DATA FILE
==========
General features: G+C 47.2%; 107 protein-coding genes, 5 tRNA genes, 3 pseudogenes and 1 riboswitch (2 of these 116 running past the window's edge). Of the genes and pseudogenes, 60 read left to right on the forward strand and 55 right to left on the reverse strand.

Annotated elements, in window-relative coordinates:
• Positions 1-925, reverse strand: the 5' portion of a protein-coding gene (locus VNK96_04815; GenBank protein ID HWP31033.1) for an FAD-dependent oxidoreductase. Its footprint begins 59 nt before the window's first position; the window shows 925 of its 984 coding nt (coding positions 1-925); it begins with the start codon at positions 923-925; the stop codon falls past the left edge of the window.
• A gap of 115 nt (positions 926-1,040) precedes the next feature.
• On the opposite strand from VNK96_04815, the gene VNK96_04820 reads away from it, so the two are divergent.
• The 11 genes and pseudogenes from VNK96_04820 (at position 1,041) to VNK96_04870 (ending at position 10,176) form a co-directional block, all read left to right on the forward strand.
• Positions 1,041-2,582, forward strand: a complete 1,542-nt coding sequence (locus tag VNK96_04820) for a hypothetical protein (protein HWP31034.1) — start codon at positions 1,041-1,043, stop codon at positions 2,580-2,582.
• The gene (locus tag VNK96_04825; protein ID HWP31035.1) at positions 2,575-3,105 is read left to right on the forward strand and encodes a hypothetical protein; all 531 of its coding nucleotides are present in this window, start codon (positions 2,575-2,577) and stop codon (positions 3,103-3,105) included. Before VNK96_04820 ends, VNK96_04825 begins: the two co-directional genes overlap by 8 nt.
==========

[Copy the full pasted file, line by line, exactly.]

General features: G+C 47.2%; 107 protein-coding genes, 5 tRNA genes, 3 pseudogenes and 1 riboswitch (2 of these 116 running past the window's edge). Of the genes and pseudogenes, 60 read left to right on the forward strand and 55 right to left on the reverse strand.

Annotated elements, in window-relative coordinates:
• Positions 1-925, reverse strand: the 5' portion of a protein-coding gene (locus VNK96_04815; GenBank protein ID HWP31033.1) for an FAD-dependent oxidoreductase. Its footprint begins 59 nt before the window's first position; the window shows 925 of its 984 coding nt (coding positions 1-925); it begins with the start codon at positions 923-925; the stop codon falls past the left edge of the window.
• A gap of 115 nt (positions 926-1,040) precedes the next feature.
• On the opposite strand from VNK96_04815, the gene VNK96_04820 reads away from it, so the two are divergent.
• The 11 genes and pseudogenes from VNK96_04820 (at position 1,041) to VNK96_04870 (ending at position 10,176) form a co-directional block, all read left to right on the forward strand.
• Positions 1,041-2,582, forward strand: a complete 1,542-nt coding sequence (locus tag VNK96_04820) for a hypothetical protein (protein HWP31034.1) — start codon at positions 1,041-1,043, stop codon at positions 2,580-2,582.
• The gene (locus tag VNK96_04825; protein ID HWP31035.1) at positions 2,575-3,105 is read left to right on the forward strand and encodes a hypothetical protein; all 531 of its coding nucleotides are present in this window, start codon (positions 2,575-2,577) and stop codon (positions 3,103-3,105) included. Before VNK96_04820 ends, VNK96_04825 begins: the two co-directional genes overlap by 8 nt.